reply to post by sarra1833
Sad fact is, those in the Military know to NEVER refuse anything that they're told to do else they're threatened with the UMCJ (or whatever
the acronym is) and all sorts of articles and chapters and rank/pay loss, jail, etc.
Meh. It really depends upon the person. If someone orders me to do something that will invariably lead to unnecessary harm - they get told where to
put that order. If I have two conflicting commands - I go with the people who make sense, and take the entry into my record that I disobeyed a verbal
order from someone a thousand miles away (yay for being under three competing chains of command with six different opinions on who is actually in
charge of you).
I've learned to be quiet and let the chain of command chase after the Good Idea Fairy - but the fact is that; in disobeying this kind of order -
someone is going to have to be convinced it is a good idea to forcibly apprehend me. That is going to be difficult to do - though it won't be hard
to convince PSD to cease paying me... but I would probably be derelict by that point, anyway.
That said... I'm really not too concerned about these micro sensors. The body is not a very friendly environment. Corrosive compounds and the
filtration systems we have would likely make those sensors usable for a matter of days. I would be surprised if they could last longer than a
Which means that their use would be largely tactical as opposed to strategic. You would inject yourself with these sensors when combat was imminent
and/or in areas where exposure to various immune hazards was substantially higher (such boot camp - where you have a bunch of people from
geographically separated populations from across the entire continent all coming into one confined space - likely the greatest challenge for their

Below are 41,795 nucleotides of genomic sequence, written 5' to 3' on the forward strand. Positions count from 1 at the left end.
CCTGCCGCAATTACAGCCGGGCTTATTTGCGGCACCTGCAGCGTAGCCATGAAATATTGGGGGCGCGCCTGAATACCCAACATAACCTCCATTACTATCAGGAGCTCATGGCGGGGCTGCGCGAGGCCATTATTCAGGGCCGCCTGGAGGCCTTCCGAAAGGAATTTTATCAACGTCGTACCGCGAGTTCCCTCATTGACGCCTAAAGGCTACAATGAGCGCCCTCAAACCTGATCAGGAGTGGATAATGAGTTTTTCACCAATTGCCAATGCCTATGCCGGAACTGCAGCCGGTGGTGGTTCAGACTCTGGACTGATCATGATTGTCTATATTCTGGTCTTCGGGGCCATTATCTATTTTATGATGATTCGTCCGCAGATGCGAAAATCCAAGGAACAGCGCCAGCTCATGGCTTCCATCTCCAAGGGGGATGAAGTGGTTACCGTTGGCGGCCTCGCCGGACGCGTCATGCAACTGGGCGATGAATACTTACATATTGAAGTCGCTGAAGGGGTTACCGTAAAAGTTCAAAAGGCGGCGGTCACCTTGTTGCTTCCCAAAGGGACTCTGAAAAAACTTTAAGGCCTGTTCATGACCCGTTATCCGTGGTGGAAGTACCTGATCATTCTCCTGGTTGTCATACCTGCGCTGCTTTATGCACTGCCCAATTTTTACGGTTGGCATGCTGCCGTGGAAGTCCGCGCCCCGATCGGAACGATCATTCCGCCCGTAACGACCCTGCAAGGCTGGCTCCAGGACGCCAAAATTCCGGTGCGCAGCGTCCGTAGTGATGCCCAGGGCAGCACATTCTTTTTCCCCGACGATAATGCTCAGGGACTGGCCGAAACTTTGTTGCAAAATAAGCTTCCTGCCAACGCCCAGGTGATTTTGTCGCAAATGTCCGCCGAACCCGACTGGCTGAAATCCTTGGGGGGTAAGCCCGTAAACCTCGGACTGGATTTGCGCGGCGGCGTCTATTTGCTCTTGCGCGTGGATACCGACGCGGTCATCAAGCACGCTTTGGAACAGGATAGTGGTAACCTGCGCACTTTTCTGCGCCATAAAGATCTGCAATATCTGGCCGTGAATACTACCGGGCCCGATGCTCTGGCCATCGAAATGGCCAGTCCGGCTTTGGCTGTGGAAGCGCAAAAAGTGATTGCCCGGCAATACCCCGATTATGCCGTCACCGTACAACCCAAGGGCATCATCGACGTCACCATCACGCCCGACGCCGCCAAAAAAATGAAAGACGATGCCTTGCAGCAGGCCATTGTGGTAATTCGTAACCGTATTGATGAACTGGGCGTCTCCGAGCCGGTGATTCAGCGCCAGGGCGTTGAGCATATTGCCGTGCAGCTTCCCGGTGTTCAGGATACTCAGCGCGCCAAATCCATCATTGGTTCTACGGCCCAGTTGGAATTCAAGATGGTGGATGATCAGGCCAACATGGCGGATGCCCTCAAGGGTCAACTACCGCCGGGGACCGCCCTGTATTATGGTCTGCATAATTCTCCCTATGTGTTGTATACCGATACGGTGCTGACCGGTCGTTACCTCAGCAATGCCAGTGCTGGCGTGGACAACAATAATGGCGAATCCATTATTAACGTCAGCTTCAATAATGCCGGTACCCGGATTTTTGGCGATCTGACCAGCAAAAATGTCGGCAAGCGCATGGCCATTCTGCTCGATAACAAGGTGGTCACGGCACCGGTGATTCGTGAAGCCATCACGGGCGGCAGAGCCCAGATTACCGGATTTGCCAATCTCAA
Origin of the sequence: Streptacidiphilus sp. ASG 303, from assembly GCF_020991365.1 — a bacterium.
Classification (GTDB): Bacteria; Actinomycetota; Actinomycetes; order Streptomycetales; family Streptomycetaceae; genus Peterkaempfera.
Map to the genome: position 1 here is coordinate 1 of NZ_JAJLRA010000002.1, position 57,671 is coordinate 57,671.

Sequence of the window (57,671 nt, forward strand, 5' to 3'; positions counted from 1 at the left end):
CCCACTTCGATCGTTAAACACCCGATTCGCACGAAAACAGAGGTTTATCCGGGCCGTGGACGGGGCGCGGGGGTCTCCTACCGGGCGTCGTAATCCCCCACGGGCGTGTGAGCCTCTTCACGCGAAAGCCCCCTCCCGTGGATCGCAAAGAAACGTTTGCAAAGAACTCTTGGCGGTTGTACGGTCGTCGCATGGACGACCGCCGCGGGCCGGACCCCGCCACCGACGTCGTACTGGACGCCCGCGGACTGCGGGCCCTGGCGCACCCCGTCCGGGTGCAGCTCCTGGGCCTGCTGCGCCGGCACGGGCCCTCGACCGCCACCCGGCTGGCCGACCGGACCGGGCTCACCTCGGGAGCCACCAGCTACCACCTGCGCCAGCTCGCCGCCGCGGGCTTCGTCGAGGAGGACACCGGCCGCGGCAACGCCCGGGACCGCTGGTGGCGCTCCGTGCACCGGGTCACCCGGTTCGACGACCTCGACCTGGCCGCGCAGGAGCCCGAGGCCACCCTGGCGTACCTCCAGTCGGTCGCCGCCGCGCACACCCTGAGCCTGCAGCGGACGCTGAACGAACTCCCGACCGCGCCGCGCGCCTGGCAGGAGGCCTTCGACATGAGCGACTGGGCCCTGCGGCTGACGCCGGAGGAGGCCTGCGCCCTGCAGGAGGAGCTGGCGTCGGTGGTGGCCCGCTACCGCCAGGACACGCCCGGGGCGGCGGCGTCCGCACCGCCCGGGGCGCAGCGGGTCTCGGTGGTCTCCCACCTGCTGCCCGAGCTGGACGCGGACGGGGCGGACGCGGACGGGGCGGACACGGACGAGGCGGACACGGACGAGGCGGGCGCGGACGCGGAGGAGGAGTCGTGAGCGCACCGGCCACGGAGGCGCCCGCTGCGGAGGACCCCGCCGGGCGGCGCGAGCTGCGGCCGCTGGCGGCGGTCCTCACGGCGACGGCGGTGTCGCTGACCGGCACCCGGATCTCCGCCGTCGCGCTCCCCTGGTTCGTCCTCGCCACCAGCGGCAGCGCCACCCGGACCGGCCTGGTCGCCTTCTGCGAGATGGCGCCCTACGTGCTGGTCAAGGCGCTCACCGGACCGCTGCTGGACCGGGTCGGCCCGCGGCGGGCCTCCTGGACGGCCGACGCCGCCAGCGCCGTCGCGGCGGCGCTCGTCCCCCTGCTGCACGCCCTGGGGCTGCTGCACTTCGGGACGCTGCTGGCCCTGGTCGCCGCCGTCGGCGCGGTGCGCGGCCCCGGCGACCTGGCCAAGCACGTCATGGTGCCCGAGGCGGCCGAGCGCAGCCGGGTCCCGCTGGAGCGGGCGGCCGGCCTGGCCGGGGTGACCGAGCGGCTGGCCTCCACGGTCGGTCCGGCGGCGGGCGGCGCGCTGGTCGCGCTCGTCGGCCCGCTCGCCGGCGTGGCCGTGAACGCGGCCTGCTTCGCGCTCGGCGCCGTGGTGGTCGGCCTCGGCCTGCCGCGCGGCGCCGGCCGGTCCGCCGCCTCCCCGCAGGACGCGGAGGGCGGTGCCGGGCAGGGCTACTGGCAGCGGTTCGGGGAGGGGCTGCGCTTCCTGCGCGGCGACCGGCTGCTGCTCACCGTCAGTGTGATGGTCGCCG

immune system since birth).
The other reality is that no one needs to be tracked with these sensors. That device you purchased voluntarily - your phone - is more than capable of
doing that. So are various credit/debit cards. The fear over "chipping" people is a little bit of a closed-minded fear. People already
voluntarily submit to tracking methods for both their real and virtual persona.
In all ironic honesty - I have always been the hardest to find while in the military. Interestingly enough - the military has no idea where most of
its people are - and goes to great efforts to compensate for its inefficiency. Even more fun is when they pull me on random orders and I don't even
know where the hell I am (and my trusty smart phone's GPS has difficulty figuring out that the closest dominoes is on the other side of the
razor-wire fence, and is therefor unavailable for delivery service).
Just like right now - the server nodes I'm connecting to this site through are logging my IP address and, possibly, my MAC address. They don't
necessarily archive the entire data packet sequence - but it's logged that I've made requests to the server. If I were to, say, post information
that was classified to such a degree that it drew scrutiny - network specialists could find out exactly what all this computer has been up to by
pulling up server logs - and any anonymity I may enjoy as "one number among a billion" will rapidly evaporate.
It's resource intensive to do that - but it can be done if the target warrants the effort.
So, I take concerns over "microchipping" with a little grain of salt. If the fears surrounding microchips were founded on reality - it would have
been expressed in the networks we already have established.